The New York Times, Washington Post, and Los Angeles Times all lead with Saturday's suicide bombing in Musayyib, Iraq, which ignited a fuel tanker near a Shiite mosque, filling the streets with fire and killing at least 60 people. This attack was one of several on Saturday alone and the deadliest since at least May.
Details are still fuzzy: the NYT and LAT both say the bomber walked up to the tanker and detonated himself. But the WP's source says the bomber actually set off the explosion from inside the mosque and "could not have known the fuel tanker had been parked nearby while its driver was eating dinner at a local restaurant." The NYT suggests that the increased violence of the past week may be timed to coincide with today's anniversary of the 1968 revolution that brought Saddam Hussein's Baath Party into power.
The number of casualties is likely to rise, since more than 80 people are said to be injured, and Musayyib has few neighboring hospitals. The WP describes the region as "a largely lawless part of the Babil province that has come to be known as the triangle of death." Total number of suicide bombings in Iraq since the U.S. invasion: about 400.
Folded into the NYT and WP leads is news that 11 American soldiers are being investigated after a member of their company accused them of abusing Iraqi prisoners. For now, the entire company of about 100 soldiers has been suspended from active duty.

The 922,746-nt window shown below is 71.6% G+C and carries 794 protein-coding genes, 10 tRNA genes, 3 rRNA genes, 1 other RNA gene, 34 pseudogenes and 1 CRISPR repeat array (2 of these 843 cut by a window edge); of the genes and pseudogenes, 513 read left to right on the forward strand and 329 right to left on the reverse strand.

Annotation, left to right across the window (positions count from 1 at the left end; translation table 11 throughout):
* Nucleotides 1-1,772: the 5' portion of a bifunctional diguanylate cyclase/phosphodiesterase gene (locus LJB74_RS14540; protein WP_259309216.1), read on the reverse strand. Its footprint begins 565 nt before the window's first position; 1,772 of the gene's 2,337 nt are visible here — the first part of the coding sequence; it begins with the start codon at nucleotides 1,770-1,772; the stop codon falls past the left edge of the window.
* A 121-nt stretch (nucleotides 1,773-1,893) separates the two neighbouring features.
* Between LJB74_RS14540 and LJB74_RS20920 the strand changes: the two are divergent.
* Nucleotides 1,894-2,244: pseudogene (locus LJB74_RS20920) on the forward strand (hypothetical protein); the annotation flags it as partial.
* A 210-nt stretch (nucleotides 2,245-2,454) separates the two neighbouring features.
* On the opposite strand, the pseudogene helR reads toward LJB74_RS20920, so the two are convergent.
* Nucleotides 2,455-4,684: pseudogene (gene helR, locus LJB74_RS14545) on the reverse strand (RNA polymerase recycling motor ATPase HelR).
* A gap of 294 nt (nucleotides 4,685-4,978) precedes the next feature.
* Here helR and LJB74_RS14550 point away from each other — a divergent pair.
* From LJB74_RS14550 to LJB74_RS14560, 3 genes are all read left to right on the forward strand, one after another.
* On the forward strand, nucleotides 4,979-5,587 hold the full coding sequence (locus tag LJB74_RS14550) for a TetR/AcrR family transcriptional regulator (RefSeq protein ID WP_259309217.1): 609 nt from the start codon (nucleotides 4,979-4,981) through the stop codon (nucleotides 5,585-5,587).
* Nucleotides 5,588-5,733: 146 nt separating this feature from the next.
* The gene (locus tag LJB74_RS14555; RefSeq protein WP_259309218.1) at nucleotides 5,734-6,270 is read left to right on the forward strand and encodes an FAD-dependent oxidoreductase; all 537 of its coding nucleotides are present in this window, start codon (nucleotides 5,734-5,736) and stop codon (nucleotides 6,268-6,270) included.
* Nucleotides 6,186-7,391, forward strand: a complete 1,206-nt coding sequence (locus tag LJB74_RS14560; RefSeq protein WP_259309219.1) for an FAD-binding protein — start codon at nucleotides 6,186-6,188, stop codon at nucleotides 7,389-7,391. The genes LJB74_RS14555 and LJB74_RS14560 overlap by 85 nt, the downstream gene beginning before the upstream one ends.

The LAT's off-lead follows Chinese executives, diplomats, and engineers around the world as they search for new sources of oil to feed growing consumption. The journey begins in Alberta, where Chinese state-owned oil companies have bought a 40 percent stake in a $3.6 billion exporting project. "Clearly, China has been the talk of Calgary," says a local investment-bank analyst.
Also on tour, though more locally, are officials from the Bush administration, who are traveling the country, trying to stir up interest in the new Medicare drug benefit. According to the NYT's off-lead, audiences are skeptical, and specific information about premiums and covered drugs is not yet available. In Scarborough, Maine, the executive director of the regional "agency on aging" welcomed the Bush group enthusiastically and praised the plan, but his 81-year-old mother had issues with it.
Labor is making an effort to get religion back on its side, according to a Page One LAT report. The AFL-CIO has hired "more than three dozen aspiring ministers, imams, priests and rabbis" to lead its summer organizing efforts and give them the aura of righteousness. Says one participating rabbinical student: "We're showing up in their office, telling them that God does not want them to act the way they're acting toward their workers. They're going to get the message."
Cultural treasure. What's the thrill of the World Series of Poker, which the Australian pro Joseph Hachem won yesterday? There's the money. And the risks. And the characters—like 78-year-old "Puggy" Pearson, who spent his youth "hustling, scuffling, roundin' and gamblin'" his way to Vegas. But mostly there's the chant.